COCONUT CREAM EASTER EGGS
3/4 cup mashed potato (no seasonings or milk)
2 c unsweetened cocount
1/4 tsp. salt
1 tsp. pure Vanilla extract
1/4 tsp. Coconut flavoring (optional)
6 cups confectioners' sugar
Peel 2 medium potatoes and dice. Cook until tender and drain. Mash or "rice" the potatoes and measure out 3/4 cup. Place in large bowl and let cool completely. When cooled, add the coconut, salt, and extract/flavoring. Stir well. Add confectioners' sugar, 1 cup at time, stirring until it's all incorporated. Place mixture in a bowl and cover. Refrigerate overnight.
Next day, shape the mixture into eggs and place on a tray. Refrigerate at least an hour.
PEANUT BUTTER EASTER EGG
1 stick unsalted butter, at room temperature
8 oz. cream cheese, at room temperature
2 lb. confectioners' sugar
1 1/2 cups creamy peanut butter
1 1/2 tsp. pure Vanilla extract
1/2 tsp. Peanut Butter flavoring
1/2 tsp. salt
In the KitchenAid and using the paddle attachment, beat together butter and cream cheese until fluffy. Add the confectioners' sugar and mix well. Add the peanut butter, salt, flavorings and beat until well-blended. Place this mixture in the refrigerator to chill 1-2 hours. Remove from refrigerator and form into egg shapes. Return eggs to the refrigerator or do like I did, place in the freezer for 30 minutes while preparing to temper the chocolate.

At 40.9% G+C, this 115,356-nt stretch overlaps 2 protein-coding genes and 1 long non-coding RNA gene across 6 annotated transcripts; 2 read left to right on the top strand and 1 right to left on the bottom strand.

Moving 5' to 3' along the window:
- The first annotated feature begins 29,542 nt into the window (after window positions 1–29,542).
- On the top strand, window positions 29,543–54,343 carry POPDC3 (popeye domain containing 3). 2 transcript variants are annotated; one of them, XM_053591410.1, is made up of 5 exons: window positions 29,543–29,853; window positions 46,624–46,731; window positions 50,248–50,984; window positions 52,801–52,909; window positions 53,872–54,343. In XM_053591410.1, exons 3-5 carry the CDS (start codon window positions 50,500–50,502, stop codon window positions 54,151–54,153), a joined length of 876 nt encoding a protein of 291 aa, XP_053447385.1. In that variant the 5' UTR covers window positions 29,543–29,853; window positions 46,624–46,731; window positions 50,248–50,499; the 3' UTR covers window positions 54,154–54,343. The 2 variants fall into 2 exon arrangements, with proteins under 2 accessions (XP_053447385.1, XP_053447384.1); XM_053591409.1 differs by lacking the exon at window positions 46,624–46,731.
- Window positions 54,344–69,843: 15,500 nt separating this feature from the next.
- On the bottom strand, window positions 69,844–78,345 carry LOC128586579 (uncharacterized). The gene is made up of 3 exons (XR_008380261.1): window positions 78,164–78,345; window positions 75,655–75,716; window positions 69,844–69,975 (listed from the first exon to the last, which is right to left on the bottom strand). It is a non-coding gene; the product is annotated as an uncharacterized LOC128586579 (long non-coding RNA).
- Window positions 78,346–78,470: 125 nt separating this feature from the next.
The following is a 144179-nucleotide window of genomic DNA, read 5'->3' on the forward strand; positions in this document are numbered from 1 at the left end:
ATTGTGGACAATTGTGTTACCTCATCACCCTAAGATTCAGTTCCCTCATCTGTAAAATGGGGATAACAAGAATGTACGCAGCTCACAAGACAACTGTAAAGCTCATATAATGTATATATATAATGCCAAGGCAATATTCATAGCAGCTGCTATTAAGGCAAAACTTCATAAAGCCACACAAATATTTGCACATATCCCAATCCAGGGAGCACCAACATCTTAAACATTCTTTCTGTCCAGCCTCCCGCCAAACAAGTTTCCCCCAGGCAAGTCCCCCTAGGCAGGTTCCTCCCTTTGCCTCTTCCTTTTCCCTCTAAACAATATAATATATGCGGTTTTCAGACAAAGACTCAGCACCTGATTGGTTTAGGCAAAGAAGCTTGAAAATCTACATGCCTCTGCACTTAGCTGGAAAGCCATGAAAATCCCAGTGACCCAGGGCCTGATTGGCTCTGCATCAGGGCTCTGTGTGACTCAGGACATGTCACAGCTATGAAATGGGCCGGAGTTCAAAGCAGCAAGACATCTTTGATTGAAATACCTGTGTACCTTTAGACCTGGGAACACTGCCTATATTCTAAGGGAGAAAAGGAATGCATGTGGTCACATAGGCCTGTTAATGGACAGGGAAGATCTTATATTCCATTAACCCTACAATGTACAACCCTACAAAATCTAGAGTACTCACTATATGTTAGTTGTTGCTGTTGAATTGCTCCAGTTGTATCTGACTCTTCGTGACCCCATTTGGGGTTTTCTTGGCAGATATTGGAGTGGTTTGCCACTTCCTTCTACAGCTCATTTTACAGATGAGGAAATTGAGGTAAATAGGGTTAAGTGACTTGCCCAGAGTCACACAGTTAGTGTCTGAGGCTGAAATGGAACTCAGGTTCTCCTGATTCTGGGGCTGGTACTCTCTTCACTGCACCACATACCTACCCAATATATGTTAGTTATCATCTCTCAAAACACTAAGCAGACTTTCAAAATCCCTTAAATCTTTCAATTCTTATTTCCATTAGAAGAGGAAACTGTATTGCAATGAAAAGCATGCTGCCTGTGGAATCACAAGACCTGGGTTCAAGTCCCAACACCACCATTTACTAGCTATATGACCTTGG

Chocolate tempering, which is melting chocolate and then, cooling the chocolate to a predetermined temperature, is a necessary process for achieving professional chocolates. The recipe my mother used, back in the 60s, called for adding an ounce of food parafin to give the chocolate its shine and get it to set up. I learned to temper chocolate at The Culinary Institute in New York when we lived on the east coast. I've never gone back to adding anything to chocolate since then!
3 bars (9.7 oz) Scharfenberger Bittersweet chocolate
Chocolate Temper Thermometer
Raise the temperature again by placing over the heat. The thermometer should read between 88F-90F-degrees. (88F-degrees for white or milk chocolate; 90F-degrees for dark).
Now, the chocolate is ready to dip the eggs in. Since the eggs have been refrigerated (or frozen) watch the thermometer. Return bowl to the simmering hot water to maintain temperature. (Alternatively, you can place the bowl on a heating pad.)
You can use "dipping forks", a skewer, or what I found worked best...my hand. For this reason, this process allows your children to help. (88F or 90F-degrees is cooler than bath water!!) Wouldn't these make wonderful gifts for family and friends...Enjoy!